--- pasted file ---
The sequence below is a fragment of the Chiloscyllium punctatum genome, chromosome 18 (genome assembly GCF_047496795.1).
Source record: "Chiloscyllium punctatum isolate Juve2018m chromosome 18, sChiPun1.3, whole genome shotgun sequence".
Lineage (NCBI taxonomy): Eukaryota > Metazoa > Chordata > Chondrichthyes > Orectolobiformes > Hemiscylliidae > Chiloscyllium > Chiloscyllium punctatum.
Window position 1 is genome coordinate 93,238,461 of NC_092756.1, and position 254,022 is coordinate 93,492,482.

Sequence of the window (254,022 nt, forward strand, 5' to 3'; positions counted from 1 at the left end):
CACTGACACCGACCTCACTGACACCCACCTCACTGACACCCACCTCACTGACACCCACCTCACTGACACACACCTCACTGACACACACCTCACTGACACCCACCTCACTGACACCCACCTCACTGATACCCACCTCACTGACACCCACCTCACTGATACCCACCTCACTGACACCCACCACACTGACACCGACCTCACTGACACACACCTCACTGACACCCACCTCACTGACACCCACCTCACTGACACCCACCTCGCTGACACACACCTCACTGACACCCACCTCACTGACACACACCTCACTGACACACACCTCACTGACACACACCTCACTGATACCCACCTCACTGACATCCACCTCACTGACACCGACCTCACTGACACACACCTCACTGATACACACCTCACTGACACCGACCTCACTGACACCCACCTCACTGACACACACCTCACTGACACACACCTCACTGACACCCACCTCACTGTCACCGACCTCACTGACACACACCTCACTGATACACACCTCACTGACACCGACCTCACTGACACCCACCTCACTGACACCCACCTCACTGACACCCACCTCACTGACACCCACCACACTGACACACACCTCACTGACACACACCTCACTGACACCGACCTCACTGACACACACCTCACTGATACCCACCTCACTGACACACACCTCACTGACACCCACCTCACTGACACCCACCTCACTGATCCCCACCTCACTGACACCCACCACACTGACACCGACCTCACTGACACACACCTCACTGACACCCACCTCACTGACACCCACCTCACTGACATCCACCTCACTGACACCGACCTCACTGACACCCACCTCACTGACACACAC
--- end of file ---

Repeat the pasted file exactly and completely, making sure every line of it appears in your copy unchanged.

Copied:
The sequence below is a fragment of the Chiloscyllium punctatum genome, chromosome 18 (genome assembly GCF_047496795.1).
Source record: "Chiloscyllium punctatum isolate Juve2018m chromosome 18, sChiPun1.3, whole genome shotgun sequence".
Lineage (NCBI taxonomy): Eukaryota > Metazoa > Chordata > Chondrichthyes > Orectolobiformes > Hemiscylliidae > Chiloscyllium > Chiloscyllium punctatum.
Window position 1 is genome coordinate 93,238,461 of NC_092756.1, and position 254,022 is coordinate 93,492,482.

Sequence of the window (254,022 nt, forward strand, 5' to 3'; positions counted from 1 at the left end):
CACTGACACCGACCTCACTGACACCCACCTCACTGACACCCACCTCACTGACACCCACCTCACTGACACACACCTCACTGACACACACCTCACTGACACCCACCTCACTGACACCCACCTCACTGATACCCACCTCACTGACACCCACCTCACTGATACCCACCTCACTGACACCCACCACACTGACACCGACCTCACTGACACACACCTCACTGACACCCACCTCACTGACACCCACCTCACTGACACCCACCTCGCTGACACACACCTCACTGACACCCACCTCACTGACACACACCTCACTGACACACACCTCACTGACACACACCTCACTGATACCCACCTCACTGACATCCACCTCACTGACACCGACCTCACTGACACACACCTCACTGATACACACCTCACTGACACCGACCTCACTGACACCCACCTCACTGACACACACCTCACTGACACACACCTCACTGACACCCACCTCACTGTCACCGACCTCACTGACACACACCTCACTGATACACACCTCACTGACACCGACCTCACTGACACCCACCTCACTGACACCCACCTCACTGACACCCACCTCACTGACACCCACCACACTGACACACACCTCACTGACACACACCTCACTGACACCGACCTCACTGACACACACCTCACTGATACCCACCTCACTGACACACACCTCACTGACACCCACCTCACTGACACCCACCTCACTGATCCCCACCTCACTGACACCCACCACACTGACACCGACCTCACTGACACACACCTCACTGACACCCACCTCACTGACACCCACCTCACTGACATCCACCTCACTGACACCGACCTCACTGACACCCACCTCACTGACACACAC